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How do aquatic resources and their users adapt to climate change? (CERES)


Climate change and European aquatic RESources 

CERES advances a cause-and-effect understanding of how future climate change will influence Europe’s most important fish and shellfish populations, their habitats and the economic activities dependent on these species. CERES will involve and closely cooperate with industry and policy stakeholders to define policy, environment, social, technological, law and environmental climate change scenarios to be tested.

Background and Objective

Global warming and climate change are likely to affect all biosphere components, including the functioning of aquatic ecosystems and their organisms. Given the significant increase in human population (15% by 2024, 35% by 2050) and demand for secure, sufficient and safe food supplies, it is critical to predict and anticipate the nature and magnitude of potential impacts of climate change on food production, including marine-based. By working with the industries concerned CERES will help develop innovative adaptation and mitigation strategies to enhance resilience to perceived threats, and to facilitate access to opportunities (the ‘blue growth’ agenda). Providing short-, medium- and long-term projections for aquatic ecosystems and the threats and opportunities for industries that rely on these is not an easy task, and requires our transdisciplinary team of oceanographers and hydrologists, modellers, ecologists, aquatic physiologists, social scientists, economists, fishers and fish/shellfish farmers working in conjunction with managers. Detailed mechanistic understanding and complex models must be employed to incorporate the workings of these industries as well as global seafood markets and policy landscapes.  The EU requires fishing to be environmentally sustainable, economically viable and socially acceptable to provide long-term European food security given prevailing and future climatic conditions. EU Policies, intended to also boost aquaculture and Strategic Guidelines, have been published outlining common priorities and general objectives. Climate change will affect the capacity to achieve these ambitions and a greater understanding is urgently needed to ensure that management measures remain appropriate and achievable.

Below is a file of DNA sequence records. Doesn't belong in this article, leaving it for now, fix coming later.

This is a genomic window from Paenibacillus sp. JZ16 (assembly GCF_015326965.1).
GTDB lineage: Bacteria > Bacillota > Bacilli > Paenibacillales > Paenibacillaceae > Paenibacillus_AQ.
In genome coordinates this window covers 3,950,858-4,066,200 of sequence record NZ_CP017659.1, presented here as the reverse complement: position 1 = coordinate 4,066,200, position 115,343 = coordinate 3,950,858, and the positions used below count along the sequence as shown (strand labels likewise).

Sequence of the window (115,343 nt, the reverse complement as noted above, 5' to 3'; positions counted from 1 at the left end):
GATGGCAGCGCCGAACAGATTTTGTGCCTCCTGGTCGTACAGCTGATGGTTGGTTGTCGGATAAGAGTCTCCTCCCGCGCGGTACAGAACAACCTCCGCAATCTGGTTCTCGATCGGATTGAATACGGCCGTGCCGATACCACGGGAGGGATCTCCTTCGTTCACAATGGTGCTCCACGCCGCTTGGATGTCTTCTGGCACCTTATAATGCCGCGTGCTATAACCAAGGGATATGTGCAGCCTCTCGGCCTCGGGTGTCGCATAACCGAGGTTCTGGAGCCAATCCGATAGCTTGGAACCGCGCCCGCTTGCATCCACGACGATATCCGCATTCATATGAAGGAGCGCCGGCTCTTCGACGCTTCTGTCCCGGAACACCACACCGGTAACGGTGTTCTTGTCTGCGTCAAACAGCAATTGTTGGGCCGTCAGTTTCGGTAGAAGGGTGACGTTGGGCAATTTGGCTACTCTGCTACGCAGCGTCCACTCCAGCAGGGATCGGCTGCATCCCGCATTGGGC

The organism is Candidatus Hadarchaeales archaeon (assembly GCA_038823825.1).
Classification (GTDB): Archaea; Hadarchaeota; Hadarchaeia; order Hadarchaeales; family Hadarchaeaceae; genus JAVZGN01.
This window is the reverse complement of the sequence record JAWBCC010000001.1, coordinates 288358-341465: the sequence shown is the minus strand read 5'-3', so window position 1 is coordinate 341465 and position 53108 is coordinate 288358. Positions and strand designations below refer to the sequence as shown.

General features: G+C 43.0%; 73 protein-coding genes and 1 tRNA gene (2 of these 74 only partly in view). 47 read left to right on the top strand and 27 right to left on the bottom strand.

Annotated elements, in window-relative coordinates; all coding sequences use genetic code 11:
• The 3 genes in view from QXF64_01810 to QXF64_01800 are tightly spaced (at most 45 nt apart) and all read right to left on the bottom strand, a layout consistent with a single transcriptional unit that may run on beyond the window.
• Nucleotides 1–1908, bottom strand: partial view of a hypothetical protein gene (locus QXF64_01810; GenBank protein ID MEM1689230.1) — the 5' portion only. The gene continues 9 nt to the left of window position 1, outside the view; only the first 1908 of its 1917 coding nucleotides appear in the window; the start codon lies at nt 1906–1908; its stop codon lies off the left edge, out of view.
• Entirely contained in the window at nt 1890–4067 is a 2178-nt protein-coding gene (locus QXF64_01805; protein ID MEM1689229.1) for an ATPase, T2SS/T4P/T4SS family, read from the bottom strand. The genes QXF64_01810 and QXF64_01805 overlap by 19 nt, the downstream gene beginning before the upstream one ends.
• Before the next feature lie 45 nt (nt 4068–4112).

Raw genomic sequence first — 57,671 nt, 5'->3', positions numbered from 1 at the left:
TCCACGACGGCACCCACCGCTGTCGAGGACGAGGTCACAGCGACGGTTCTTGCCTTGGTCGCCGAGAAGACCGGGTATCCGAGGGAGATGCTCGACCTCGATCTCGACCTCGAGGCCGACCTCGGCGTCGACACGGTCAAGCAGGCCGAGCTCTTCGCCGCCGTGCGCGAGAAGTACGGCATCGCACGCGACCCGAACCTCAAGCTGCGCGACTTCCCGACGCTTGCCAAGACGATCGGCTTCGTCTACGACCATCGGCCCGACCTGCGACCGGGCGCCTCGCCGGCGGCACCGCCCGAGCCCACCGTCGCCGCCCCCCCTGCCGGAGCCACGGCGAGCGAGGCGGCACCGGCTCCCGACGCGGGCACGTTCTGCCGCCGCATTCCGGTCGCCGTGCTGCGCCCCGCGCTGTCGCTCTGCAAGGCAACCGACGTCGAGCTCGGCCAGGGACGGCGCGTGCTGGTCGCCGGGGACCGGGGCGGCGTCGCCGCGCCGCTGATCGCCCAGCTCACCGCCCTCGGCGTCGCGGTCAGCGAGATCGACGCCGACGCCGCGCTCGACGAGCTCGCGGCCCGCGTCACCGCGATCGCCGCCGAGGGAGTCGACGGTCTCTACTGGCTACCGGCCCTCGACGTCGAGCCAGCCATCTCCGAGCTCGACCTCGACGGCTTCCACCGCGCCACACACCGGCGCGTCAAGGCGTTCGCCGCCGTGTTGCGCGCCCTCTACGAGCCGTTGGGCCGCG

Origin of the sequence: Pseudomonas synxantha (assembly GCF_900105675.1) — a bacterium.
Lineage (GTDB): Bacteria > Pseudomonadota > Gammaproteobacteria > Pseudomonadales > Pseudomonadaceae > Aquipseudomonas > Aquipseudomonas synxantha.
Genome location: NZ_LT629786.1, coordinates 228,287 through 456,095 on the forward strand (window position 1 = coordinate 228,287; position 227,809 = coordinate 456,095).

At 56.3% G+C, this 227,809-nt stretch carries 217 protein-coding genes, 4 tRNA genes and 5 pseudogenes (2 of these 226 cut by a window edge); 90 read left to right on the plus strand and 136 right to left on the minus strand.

Target Group

Fisheries and aquaculture sector


Objectives and approach of the CERES project in general and the tasks of TI-SF:

  • Provide regionally relevant short-, medium- and long-term future, high-resolution projections of key environmental variables for European marine and freshwater ecosystems;
  • Integrate the resulting knowledge on changes in productivity, biology and ecology of wild and cultured animals (including key indirect / food web interactions), and ‘scale up’ to consequences for shellfish and fish populations, assemblages as well as their ecosystems and economic sectors;
  • Utilize innovative risk-assessment methodologies that encompass drivers of change, threats to fishery and aquaculture resources, expert knowledge, barriers to adaptation and likely consequences if mitigation measures are not put in place;
  • Anticipate responses and assist in the adaptation of aquatic food production industries to underlying biophysical changes, including developing new operating procedures, early warning methods, infrastructures, location choice, and markets; Create short-, medium- and long-term projections tools for the industry fisheries as well as policy makers to more effectively promote blue growth of aquaculture and fisheries in different regions;